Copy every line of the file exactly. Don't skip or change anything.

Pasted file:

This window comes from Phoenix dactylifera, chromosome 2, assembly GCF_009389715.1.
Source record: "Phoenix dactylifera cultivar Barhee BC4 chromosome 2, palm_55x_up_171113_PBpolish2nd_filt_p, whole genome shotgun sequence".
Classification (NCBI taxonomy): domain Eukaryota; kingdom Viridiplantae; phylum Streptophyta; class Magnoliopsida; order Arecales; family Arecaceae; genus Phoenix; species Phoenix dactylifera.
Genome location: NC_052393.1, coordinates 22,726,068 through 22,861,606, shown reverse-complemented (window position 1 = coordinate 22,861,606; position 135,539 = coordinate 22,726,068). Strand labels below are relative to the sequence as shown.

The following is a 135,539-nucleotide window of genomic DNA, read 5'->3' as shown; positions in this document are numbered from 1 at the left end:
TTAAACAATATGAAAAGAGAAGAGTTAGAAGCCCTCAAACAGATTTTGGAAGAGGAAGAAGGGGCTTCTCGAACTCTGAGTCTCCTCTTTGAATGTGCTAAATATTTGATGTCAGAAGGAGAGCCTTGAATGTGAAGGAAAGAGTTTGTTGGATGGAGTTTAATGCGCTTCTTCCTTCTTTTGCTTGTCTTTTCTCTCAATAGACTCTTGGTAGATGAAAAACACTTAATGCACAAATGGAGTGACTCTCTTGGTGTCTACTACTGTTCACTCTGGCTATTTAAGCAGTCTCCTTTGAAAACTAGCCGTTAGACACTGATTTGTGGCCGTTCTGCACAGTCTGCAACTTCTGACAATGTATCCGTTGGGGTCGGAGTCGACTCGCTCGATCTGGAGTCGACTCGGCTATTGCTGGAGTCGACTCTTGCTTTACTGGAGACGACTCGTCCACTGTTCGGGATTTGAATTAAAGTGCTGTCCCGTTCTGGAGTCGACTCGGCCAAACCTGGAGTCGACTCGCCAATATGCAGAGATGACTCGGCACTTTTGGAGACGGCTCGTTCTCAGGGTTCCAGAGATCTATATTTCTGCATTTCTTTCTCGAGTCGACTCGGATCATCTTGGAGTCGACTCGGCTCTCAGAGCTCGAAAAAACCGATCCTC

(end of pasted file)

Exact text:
This window comes from Phoenix dactylifera, chromosome 2, assembly GCF_009389715.1.
Source record: "Phoenix dactylifera cultivar Barhee BC4 chromosome 2, palm_55x_up_171113_PBpolish2nd_filt_p, whole genome shotgun sequence".
Classification (NCBI taxonomy): domain Eukaryota; kingdom Viridiplantae; phylum Streptophyta; class Magnoliopsida; order Arecales; family Arecaceae; genus Phoenix; species Phoenix dactylifera.
Genome location: NC_052393.1, coordinates 22,726,068 through 22,861,606, shown reverse-complemented (window position 1 = coordinate 22,861,606; position 135,539 = coordinate 22,726,068). Strand labels below are relative to the sequence as shown.

The following is a 135,539-nucleotide window of genomic DNA, read 5'->3' as shown; positions in this document are numbered from 1 at the left end:
TTAAACAATATGAAAAGAGAAGAGTTAGAAGCCCTCAAACAGATTTTGGAAGAGGAAGAAGGGGCTTCTCGAACTCTGAGTCTCCTCTTTGAATGTGCTAAATATTTGATGTCAGAAGGAGAGCCTTGAATGTGAAGGAAAGAGTTTGTTGGATGGAGTTTAATGCGCTTCTTCCTTCTTTTGCTTGTCTTTTCTCTCAATAGACTCTTGGTAGATGAAAAACACTTAATGCACAAATGGAGTGACTCTCTTGGTGTCTACTACTGTTCACTCTGGCTATTTAAGCAGTCTCCTTTGAAAACTAGCCGTTAGACACTGATTTGTGGCCGTTCTGCACAGTCTGCAACTTCTGACAATGTATCCGTTGGGGTCGGAGTCGACTCGCTCGATCTGGAGTCGACTCGGCTATTGCTGGAGTCGACTCTTGCTTTACTGGAGACGACTCGTCCACTGTTCGGGATTTGAATTAAAGTGCTGTCCCGTTCTGGAGTCGACTCGGCCAAACCTGGAGTCGACTCGCCAATATGCAGAGATGACTCGGCACTTTTGGAGACGGCTCGTTCTCAGGGTTCCAGAGATCTATATTTCTGCATTTCTTTCTCGAGTCGACTCGGATCATCTTGGAGTCGACTCGGCTCTCAGAGCTCGAAAAAACCGATCCTC